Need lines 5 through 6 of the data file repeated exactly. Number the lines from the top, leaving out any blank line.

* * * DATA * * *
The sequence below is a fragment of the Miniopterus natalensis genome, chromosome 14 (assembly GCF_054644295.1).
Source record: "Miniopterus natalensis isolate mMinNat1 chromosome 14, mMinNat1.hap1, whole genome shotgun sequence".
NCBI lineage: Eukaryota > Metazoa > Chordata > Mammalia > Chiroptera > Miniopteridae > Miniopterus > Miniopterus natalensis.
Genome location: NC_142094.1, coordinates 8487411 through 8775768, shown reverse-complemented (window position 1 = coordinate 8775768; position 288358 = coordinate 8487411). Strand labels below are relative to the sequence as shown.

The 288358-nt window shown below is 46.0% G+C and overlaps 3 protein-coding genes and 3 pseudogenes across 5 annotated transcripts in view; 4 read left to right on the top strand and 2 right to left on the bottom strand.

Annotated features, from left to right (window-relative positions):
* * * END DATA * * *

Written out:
The 288358-nt window shown below is 46.0% G+C and overlaps 3 protein-coding genes and 3 pseudogenes across 5 annotated transcripts in view; 4 read left to right on the top strand and 2 right to left on the bottom strand.

Annotated features, from left to right (window-relative positions):